Improving resilience of inland fisher communities in Benin
Duration: April 2015 – April 2018. This project has been finalized.
Aim: To explore the vulnerability of the coastal inland fishing sector to increasing pressures on water resources caused by a mounting population, pollution from urban areas and changing climatic conditions. The project studies the functioning of prevailing institutions among fisher communities and tests if regulations are sufficiently resilient to cope with the new challenges. Special attention is paid to woman’s access to fish processing technologies that contributes to income and increases food security.
Objective: The newly obtained knowledge will be used to strengthen the institutions of the local fish-dependent households that should improve their incomes and food security situation.
Method: A survey in two selected lagoons elicits information on regulations to share water resources, household characteristics and gender related tasks. A study on the degradation of inland water resources quantifies the production potential for inland fisheries. The integrated biophysical and survey information constitutes the empirical basis for a decision support tool that should motivate the fishery communities to implement new and sustainable regulations that guarantee the long term development of the inland fishery sector.
Dutch policy goals: Increased sustainable agricultural production; and Improved access to better nutrition.
Year 1: Inland fishery communities in Benin are facing increasing stress levels due to a growing population, pollution from urban areas and changing climatic conditions. This project explores the vulnerability of the coastal inland fishing sector and tests if formal and informal regulations are sufficiently resilient to meet the new challenges.
Year 2: The first activity of this project was the inception workshop on 17th April 2015. More than 30 people representing different stakeholders of the inland fishery sector in Benin participated. Participants included representatives from fishermen associations, local governments, associations of women in fishery, research, Ministry of Agriculture, local agencies and NGOs involved in inland fisheries. The project objectives were discussed, and the commitment of stakeholders ensured. The workshop initiated exchanges on the key challenges facing the inland fishery sector in Benin and how the project can contribute.
A survey was helt under 841 fishermen and 227 women involved in fishery activities around the lagoon of Nokoué and the lagoon of Porto-Novo, which are inland lakes which are connected to each other, in the coastal area of Benin. Data collected on fishermen encompass formal rules, ownership, rules sharing water resources and constraints and mitigation. In regard to women, data related to formal rules, trading fish and constraints and mitigation were collected. In addition, laboratory studies were done on the lakes. These showed that the lakes are contaminated with various metals. Fish of the Nokoué-Lake and Porto-Novo lagoon experiences a high stress due to the anthropogenic activities. Further studies will be performed.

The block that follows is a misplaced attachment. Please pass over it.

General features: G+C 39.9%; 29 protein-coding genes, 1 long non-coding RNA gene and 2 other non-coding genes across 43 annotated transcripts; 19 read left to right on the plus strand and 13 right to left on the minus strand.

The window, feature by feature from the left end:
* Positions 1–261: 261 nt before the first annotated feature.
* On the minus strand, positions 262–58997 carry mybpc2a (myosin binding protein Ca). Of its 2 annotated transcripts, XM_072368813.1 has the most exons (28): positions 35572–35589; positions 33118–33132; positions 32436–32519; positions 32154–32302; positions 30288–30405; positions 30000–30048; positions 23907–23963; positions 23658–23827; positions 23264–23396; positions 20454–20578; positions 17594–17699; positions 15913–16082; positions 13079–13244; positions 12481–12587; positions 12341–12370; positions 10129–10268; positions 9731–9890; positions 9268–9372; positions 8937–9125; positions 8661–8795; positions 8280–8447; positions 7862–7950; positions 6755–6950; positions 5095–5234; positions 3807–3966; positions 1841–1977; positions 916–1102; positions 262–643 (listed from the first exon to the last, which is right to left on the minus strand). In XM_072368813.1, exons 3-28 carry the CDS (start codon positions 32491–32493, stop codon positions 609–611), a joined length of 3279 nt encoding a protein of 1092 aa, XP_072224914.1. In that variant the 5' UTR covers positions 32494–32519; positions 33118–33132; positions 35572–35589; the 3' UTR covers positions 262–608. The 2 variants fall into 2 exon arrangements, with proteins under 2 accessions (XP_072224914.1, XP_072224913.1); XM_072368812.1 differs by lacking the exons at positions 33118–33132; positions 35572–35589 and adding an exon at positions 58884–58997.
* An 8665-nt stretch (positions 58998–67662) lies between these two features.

Water resources sharing
Both the survey and the laboratory tests yield data that generate knowledge on the regulations for water resources sharing in inland fishery activities, the sustainable development of the inland fishery sector in Benin, and improving the equity of gender related fishery tasks. A multi-stakeholder committee, established during the inception workshop, discusses the progress of the project and formulates recommendations to improve the implementation of the activities.
Summary of the results: Propelled by ecological degradation, mistrust, a low degree of organization and absence of regulatory measures, development scenarios of the inland fishery sector of Benin generate bleak perspectives. These appalling results were elucidated by the project “Improving the resilience of the inland fisher communities and aquatic systems to overfishing and water resource degradation in Benin”, after interviewing 837 fishermen and 237 fisher women and extensive aquatic ecological research on water quality, species composition and catch. Indeed, deep cutting regulatory measures are urgently required to restore productivity and ecological integrity of the inland waters. Yet, it is not easy to reconcile the complex and often conflicting interests between stakeholders into a coherent set of principles and procedures that reestablishes the ecosystem services. The project developed, therefore, a road map that creates a productive stakeholder engagement to balance interests of the fisher community against quality and sustainability of inland waters. Despite the quest for harmonious solutions, some mandatory measures affect all stakeholders. First, restrict access to fishery grounds; provide alternative employment for the fisher community. Second, empower fisher folks to supervise compliance of regulations. Third, and finally, stop pollution of inland waters, make city authorities aware and control polluting processes with monitoring systems.